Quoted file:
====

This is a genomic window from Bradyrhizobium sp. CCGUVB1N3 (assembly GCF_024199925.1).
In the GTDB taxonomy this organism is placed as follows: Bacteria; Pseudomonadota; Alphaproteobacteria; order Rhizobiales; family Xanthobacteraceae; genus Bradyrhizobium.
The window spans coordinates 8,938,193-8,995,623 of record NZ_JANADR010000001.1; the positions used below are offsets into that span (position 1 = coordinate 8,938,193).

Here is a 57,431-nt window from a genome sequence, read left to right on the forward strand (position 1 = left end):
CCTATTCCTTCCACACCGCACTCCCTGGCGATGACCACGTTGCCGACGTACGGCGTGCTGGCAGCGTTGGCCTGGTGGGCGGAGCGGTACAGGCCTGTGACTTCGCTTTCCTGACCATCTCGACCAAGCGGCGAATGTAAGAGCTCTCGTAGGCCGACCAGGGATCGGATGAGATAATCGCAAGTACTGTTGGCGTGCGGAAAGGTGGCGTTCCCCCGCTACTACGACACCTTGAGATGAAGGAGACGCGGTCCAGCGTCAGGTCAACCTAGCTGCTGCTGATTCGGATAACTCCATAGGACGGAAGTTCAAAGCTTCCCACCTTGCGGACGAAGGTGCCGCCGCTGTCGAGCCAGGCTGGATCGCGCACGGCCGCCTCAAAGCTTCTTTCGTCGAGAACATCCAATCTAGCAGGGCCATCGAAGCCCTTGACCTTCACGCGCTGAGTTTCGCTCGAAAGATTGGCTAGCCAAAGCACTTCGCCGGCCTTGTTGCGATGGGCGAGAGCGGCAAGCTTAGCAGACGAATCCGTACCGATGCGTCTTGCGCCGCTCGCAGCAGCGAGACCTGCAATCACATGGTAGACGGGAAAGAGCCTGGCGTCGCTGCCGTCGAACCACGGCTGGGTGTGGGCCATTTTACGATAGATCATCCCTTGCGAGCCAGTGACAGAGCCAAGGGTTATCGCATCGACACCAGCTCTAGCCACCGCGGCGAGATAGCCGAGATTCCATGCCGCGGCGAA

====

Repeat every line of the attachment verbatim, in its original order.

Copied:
This is a genomic window from Bradyrhizobium sp. CCGUVB1N3 (assembly GCF_024199925.1).
In the GTDB taxonomy this organism is placed as follows: Bacteria; Pseudomonadota; Alphaproteobacteria; order Rhizobiales; family Xanthobacteraceae; genus Bradyrhizobium.
The window spans coordinates 8,938,193-8,995,623 of record NZ_JANADR010000001.1; the positions used below are offsets into that span (position 1 = coordinate 8,938,193).

Here is a 57,431-nt window from a genome sequence, read left to right on the forward strand (position 1 = left end):
CCTATTCCTTCCACACCGCACTCCCTGGCGATGACCACGTTGCCGACGTACGGCGTGCTGGCAGCGTTGGCCTGGTGGGCGGAGCGGTACAGGCCTGTGACTTCGCTTTCCTGACCATCTCGACCAAGCGGCGAATGTAAGAGCTCTCGTAGGCCGACCAGGGATCGGATGAGATAATCGCAAGTACTGTTGGCGTGCGGAAAGGTGGCGTTCCCCCGCTACTACGACACCTTGAGATGAAGGAGACGCGGTCCAGCGTCAGGTCAACCTAGCTGCTGCTGATTCGGATAACTCCATAGGACGGAAGTTCAAAGCTTCCCACCTTGCGGACGAAGGTGCCGCCGCTGTCGAGCCAGGCTGGATCGCGCACGGCCGCCTCAAAGCTTCTTTCGTCGAGAACATCCAATCTAGCAGGGCCATCGAAGCCCTTGACCTTCACGCGCTGAGTTTCGCTCGAAAGATTGGCTAGCCAAAGCACTTCGCCGGCCTTGTTGCGATGGGCGAGAGCGGCAAGCTTAGCAGACGAATCCGTACCGATGCGTCTTGCGCCGCTCGCAGCAGCGAGACCTGCAATCACATGGTAGACGGGAAAGAGCCTGGCGTCGCTGCCGTCGAACCACGGCTGGGTGTGGGCCATTTTACGATAGATCATCCCTTGCGAGCCAGTGACAGAGCCAAGGGTTATCGCATCGACACCAGCTCTAGCCACCGCGGCGAGATAGCCGAGATTCCATGCCGCGGCGAA